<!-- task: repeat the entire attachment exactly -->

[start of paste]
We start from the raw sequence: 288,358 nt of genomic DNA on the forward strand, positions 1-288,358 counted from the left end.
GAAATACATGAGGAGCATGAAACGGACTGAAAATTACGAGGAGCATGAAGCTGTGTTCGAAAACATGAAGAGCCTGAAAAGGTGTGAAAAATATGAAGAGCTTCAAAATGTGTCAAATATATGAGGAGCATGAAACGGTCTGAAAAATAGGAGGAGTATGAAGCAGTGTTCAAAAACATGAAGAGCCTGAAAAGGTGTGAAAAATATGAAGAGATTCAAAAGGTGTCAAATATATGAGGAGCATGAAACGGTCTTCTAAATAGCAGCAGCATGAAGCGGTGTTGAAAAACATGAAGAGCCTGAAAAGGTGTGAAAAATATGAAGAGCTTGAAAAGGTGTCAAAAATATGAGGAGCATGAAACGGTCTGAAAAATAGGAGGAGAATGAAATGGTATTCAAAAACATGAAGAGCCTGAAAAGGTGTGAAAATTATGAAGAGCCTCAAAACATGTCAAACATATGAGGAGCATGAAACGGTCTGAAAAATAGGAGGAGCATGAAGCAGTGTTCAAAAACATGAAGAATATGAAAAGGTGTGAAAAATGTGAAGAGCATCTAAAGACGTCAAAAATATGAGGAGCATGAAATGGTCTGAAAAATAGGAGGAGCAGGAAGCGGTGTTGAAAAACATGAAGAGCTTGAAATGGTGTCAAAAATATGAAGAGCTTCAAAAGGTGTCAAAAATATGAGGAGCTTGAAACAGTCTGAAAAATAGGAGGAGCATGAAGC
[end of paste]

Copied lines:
We start from the raw sequence: 288,358 nt of genomic DNA on the forward strand, positions 1-288,358 counted from the left end.
GAAATACATGAGGAGCATGAAACGGACTGAAAATTACGAGGAGCATGAAGCTGTGTTCGAAAACATGAAGAGCCTGAAAAGGTGTGAAAAATATGAAGAGCTTCAAAATGTGTCAAATATATGAGGAGCATGAAACGGTCTGAAAAATAGGAGGAGTATGAAGCAGTGTTCAAAAACATGAAGAGCCTGAAAAGGTGTGAAAAATATGAAGAGATTCAAAAGGTGTCAAATATATGAGGAGCATGAAACGGTCTTCTAAATAGCAGCAGCATGAAGCGGTGTTGAAAAACATGAAGAGCCTGAAAAGGTGTGAAAAATATGAAGAGCTTGAAAAGGTGTCAAAAATATGAGGAGCATGAAACGGTCTGAAAAATAGGAGGAGAATGAAATGGTATTCAAAAACATGAAGAGCCTGAAAAGGTGTGAAAATTATGAAGAGCCTCAAAACATGTCAAACATATGAGGAGCATGAAACGGTCTGAAAAATAGGAGGAGCATGAAGCAGTGTTCAAAAACATGAAGAATATGAAAAGGTGTGAAAAATGTGAAGAGCATCTAAAGACGTCAAAAATATGAGGAGCATGAAATGGTCTGAAAAATAGGAGGAGCAGGAAGCGGTGTTGAAAAACATGAAGAGCTTGAAATGGTGTCAAAAATATGAAGAGCTTCAAAAGGTGTCAAAAATATGAGGAGCTTGAAACAGTCTGAAAAATAGGAGGAGCATGAAGC